Cataract surgery


Addressing cataract-related blindness has been one of the priorities of the global initiative ‘VISION 2020: The Right to Sight’. Prior to our arrival, the Ministry of Health and the ophthalmologists in HJRA had expressed a desire to increase their cataract surgical rate or CSR (the number of cataract operations per million population per year). Whilst it is recognised that sub-Saharan African countries need to have CSR rates of about 2,000 to address their levels of cataract blindness, actual figures are much lower. Figures from the Ministry of Health suggest that the CSR for Madagascar is around 350. No doubt a reason for the low CSR is the cost of cataract surgery, which despite subsidy, costs patients $25 (equivalent to two-week’s salary for an average person), a large part of which is due to the cost of sutures.

The ophthalmology team at the HJRA are a motivated group of professionals who are dedicated to improving their outcomes. In particular, they were keen to build their confidence in performing SICS in order to improve the quality and quantity of cataract surgery. We facilitated a two-day intensive SICS training course. This was led by John Buchan, who was able to share his skills gained while working as an ophthalmic surgeon in Sierra Leone for CBM. In the SICS course, Mr Buchan supervised the ophthalmic surgeons on a one-to-one basis, providing constructive feedback and practical advice.

Most of the surgeons had had some prior experience with SICS, and a two-day refresher training was successful and well-received. We were also able to provide additional written and video training materials including copies of the Community Eye Health Journal and a SICS video [4,5].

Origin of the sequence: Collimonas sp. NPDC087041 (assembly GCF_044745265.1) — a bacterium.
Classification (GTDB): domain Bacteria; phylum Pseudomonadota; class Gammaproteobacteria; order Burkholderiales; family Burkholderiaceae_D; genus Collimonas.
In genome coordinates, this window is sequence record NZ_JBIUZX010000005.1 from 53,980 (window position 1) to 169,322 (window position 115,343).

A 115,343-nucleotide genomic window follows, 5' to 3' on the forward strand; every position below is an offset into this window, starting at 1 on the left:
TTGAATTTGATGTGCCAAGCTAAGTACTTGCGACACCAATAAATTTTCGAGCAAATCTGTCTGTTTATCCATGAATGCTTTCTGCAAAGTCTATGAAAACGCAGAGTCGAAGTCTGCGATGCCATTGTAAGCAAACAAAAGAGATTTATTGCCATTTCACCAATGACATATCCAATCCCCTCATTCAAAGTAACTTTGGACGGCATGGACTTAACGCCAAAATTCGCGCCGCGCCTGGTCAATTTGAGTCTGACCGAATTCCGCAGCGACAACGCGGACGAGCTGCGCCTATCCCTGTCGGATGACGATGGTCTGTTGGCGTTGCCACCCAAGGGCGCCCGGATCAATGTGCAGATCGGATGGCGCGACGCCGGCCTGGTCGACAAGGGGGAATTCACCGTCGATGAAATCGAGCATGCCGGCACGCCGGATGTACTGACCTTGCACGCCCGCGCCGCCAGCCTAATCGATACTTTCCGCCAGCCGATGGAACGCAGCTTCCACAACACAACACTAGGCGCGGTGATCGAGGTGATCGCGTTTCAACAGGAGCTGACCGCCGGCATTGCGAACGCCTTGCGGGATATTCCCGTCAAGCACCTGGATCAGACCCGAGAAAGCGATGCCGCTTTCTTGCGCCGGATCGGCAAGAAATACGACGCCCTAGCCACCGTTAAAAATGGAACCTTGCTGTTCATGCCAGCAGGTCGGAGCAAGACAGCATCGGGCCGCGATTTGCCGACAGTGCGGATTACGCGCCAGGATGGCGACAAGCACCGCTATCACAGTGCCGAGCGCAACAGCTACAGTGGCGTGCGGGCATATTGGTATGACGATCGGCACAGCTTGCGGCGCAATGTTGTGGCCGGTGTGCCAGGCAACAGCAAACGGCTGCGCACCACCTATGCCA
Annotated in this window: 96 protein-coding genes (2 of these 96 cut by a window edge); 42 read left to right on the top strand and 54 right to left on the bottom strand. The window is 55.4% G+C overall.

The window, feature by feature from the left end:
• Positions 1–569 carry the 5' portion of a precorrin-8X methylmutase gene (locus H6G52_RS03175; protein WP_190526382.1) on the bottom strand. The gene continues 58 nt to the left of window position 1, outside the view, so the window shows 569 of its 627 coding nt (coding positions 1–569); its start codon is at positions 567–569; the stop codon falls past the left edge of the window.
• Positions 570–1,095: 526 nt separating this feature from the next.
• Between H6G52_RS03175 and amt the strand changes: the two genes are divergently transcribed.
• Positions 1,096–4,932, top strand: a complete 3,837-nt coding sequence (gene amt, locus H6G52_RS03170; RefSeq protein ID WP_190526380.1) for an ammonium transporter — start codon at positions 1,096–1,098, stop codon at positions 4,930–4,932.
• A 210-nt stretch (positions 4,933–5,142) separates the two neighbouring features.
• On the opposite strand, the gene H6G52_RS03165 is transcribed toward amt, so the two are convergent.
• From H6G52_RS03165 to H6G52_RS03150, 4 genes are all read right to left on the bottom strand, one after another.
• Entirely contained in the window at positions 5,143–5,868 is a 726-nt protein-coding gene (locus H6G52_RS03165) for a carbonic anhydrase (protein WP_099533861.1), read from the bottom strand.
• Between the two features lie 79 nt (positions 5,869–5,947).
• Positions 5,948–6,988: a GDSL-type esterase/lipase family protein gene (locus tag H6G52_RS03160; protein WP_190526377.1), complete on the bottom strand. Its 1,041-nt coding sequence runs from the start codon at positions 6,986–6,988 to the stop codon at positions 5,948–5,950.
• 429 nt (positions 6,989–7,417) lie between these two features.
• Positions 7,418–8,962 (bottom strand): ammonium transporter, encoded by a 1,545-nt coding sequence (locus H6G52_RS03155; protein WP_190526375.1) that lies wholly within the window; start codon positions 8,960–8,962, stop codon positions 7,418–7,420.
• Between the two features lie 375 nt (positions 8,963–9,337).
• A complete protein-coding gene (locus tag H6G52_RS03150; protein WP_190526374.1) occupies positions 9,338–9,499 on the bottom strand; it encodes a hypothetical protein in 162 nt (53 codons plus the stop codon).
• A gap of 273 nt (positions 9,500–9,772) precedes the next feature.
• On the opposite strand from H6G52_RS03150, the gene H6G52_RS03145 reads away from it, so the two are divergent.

As a result of this pilot course, we have secured a grant to facilitate a five-day SICS course (consisting of one-to-one surgical training, complemented by interactive lectures) to be carried out in Madagascar in April 2015. 


Whilst our aim was to promote an increase in the CSR, it was clear that a focus was also needed on the quality of existing surgery. One of the prime objectives of our visit was to facilitate an audit of refractive and visual outcomes following cataract surgery, using the WHO benchmarks. While the concept of audit is not widely practised in many low-resource settings, we were impressed that the ophthalmologists in HJRA engaged enthusiastically with the process. They presented their findings at the departmental meeting and have arranged re-audit of their surgical complication rates this year.


Training in small incision sutreless cataract surgery (SICS).


Ophthalmologists engaging in leadership training.


Leadership training

Many of the challenges that hinder the delivery of eye care in Madagascar could be minimised through effective leadership. Leadership training has been identified by the VISION 2020 LINKS Programme as a way of helping to build capacity in overseas eye departments to develop eye health systems. The LINKS Programme has established a leadership course to provide training and support to develop the expertise of eye specialists overseas. Aditi Das attended the one-day workshop at ICEH before the visit to Madagascar. As leadership ‘facilitators’ we were provided with a toolkit to engage people with the concept of leadership.

During the visit the team provided leadership training to the ophthalmology and rehabilitation doctors at HJRA. What had seemed fairly straightforward in London became less so in Madagascar. Translating leadership theories in English let alone French can be surprisingly tricky. Nevertheless, we were amazed by how enthusiastically the department came together in order to develop their leadership skills and strengthen their respective roles in the department.

Outreach programme

Perhaps the most memorable experience during the visit was the paediatric outreach clinic with SALFA. Aditi Das joined the team during one of their community clinics outside the capital.